Keep some room in your heart for the unimaginable.
Herbie Hancock - Amelia ft. Luciana Souza
from: River: The Joni Letters
You would think while the hours helped,
if the wind was right, then follow
a current along shore till a beach
offered. Sand, or whatever you thought,
held far-apart tracks. You landed, or your
story did, and found what was always
treasure, by choosing other than the trail,
a little aside, or turning earlier, or later.
Whatever you found, you replaced.
After the waves come back, no one
has walked: your story untells
itself. We let wings carry us
miles and miles back and forth
over the smooth sand. We love
your track of not leaving any,
the blank that says, “I was here.”
—William Stafford, “A Private Person”
Art Credit Katheryn Love
This is the end
Hold your breath and count to ten
Feel the earth move and then
Hear my heart burst again
For this is the end
I’ve drowned and dreamt this moment
So overdue I owed them
Swept away I’m stolen
Let the sky fall
When it crumbles
We will stand tall
And face it all together
A Spongey Rubble Pile
With an average diameter of 270 kilometres, the Saturn moon Hyperion is the largest irregular satellite in our solar system—and one of the strangest too. Until 1981, the moon just looked like a speck to astronomers, but the Voyager II flyby revealed its ungainly shape, its heavily pockmarked surface, and the way it spins in a tumbling, chaotic orbit around the ringed giant Saturn. More recently, the Cassini spacecraft has given us more in-depth images, revealing its porous spongey appearance (40% of the moon may just be empty space) and showing that the walls of its craters are bright, suggesting that the moon is composed mostly of water ice. Mysteriously, the floors of the craters are covered in dark reddish material. Data tells us that it may be organic and rich in complex hydrocarbons, which are sometimes the building blocks of life. It’s suspected that this material came from another of Saturn’s moons, Iapetus. The moon is made up of smaller ice and rock bodies, and is likely a remnant from a larger moon destroyed by a major collision—now, it doesn’t have enough gravity to actually compact itself, so it’s basically just an eccentric pile of rubble.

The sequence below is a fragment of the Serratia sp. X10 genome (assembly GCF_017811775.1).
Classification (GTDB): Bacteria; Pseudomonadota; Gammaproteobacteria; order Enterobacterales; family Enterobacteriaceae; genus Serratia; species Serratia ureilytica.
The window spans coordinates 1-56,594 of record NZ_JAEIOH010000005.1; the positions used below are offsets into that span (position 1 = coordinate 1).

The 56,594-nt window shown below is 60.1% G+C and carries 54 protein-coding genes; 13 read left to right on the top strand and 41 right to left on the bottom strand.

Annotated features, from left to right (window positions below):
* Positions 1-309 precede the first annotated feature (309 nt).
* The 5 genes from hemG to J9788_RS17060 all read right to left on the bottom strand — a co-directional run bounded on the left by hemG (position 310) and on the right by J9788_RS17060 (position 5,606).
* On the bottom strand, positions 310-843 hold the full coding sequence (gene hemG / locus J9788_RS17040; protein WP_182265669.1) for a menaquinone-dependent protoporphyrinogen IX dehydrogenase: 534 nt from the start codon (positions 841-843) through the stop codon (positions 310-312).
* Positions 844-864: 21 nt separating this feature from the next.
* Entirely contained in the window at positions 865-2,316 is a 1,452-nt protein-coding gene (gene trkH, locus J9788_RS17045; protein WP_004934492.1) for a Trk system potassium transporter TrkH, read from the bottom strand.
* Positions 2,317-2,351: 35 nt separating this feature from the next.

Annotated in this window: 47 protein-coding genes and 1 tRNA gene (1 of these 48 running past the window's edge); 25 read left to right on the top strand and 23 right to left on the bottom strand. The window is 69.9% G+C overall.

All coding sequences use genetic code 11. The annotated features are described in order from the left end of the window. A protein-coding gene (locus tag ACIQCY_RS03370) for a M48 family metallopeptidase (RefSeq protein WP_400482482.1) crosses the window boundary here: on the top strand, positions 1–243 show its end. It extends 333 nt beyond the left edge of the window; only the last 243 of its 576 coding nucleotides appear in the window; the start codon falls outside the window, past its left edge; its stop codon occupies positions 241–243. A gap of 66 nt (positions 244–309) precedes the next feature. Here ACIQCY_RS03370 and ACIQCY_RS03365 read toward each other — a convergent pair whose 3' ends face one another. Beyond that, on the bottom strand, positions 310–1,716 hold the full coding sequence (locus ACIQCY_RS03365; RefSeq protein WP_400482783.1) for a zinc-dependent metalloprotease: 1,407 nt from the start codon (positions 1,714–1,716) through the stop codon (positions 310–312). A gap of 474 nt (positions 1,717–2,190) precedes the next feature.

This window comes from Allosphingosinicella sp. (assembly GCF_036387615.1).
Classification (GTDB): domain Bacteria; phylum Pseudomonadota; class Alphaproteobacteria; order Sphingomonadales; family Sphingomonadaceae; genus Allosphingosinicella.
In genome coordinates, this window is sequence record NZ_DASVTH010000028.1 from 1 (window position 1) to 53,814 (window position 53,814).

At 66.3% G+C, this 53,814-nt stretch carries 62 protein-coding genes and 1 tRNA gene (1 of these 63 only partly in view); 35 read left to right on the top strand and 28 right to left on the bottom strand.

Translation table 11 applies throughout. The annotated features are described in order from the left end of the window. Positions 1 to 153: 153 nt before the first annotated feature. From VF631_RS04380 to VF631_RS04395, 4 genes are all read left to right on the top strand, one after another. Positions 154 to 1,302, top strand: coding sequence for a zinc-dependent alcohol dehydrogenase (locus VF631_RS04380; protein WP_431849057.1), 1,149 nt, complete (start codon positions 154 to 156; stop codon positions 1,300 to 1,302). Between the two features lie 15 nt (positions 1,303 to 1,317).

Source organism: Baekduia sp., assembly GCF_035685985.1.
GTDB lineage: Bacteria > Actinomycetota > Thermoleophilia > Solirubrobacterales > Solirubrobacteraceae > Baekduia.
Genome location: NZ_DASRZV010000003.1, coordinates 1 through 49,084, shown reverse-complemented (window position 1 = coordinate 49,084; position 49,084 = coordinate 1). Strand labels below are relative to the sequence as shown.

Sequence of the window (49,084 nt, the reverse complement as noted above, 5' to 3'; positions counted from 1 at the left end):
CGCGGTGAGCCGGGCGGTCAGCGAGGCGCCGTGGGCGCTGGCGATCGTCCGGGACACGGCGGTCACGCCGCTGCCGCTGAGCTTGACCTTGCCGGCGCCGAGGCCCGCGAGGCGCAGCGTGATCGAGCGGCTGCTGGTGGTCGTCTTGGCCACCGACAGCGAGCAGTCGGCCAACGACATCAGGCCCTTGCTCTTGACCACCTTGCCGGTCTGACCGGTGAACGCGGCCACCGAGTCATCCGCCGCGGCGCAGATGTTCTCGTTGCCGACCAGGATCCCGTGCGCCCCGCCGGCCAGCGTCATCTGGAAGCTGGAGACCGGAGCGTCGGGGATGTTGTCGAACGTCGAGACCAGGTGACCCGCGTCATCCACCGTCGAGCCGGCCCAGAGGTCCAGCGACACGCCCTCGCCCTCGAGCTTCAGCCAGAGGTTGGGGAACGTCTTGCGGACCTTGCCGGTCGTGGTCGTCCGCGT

(Image Credit: National Geographic)
we always want to see what is hidden by what we see”.
the fabric of night
opens at your neck and falls
till daylight intrudes